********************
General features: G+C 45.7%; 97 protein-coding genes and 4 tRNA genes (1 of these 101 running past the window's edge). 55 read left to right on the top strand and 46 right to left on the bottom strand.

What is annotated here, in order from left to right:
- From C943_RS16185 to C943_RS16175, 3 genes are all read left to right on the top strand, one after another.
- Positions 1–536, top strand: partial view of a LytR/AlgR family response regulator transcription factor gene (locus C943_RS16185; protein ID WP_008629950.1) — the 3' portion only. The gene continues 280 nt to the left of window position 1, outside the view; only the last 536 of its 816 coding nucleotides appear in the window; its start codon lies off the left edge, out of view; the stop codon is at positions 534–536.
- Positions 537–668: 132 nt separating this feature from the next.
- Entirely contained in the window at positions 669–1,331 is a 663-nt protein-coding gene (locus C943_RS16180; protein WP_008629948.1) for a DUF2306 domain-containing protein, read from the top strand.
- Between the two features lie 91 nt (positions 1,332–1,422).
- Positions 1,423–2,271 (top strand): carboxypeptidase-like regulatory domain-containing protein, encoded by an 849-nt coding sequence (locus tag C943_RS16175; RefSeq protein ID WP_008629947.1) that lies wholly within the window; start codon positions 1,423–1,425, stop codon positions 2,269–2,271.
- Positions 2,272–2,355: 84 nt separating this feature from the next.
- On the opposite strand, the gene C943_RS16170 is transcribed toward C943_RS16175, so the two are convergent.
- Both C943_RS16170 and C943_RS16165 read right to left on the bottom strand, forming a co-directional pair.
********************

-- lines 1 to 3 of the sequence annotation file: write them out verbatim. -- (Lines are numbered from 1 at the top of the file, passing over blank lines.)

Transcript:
General features: G+C 45.7%; 97 protein-coding genes and 4 tRNA genes (1 of these 101 running past the window's edge). 55 read left to right on the top strand and 46 right to left on the bottom strand.

What is annotated here, in order from left to right:
- From C943_RS16185 to C943_RS16175, 3 genes are all read left to right on the top strand, one after another.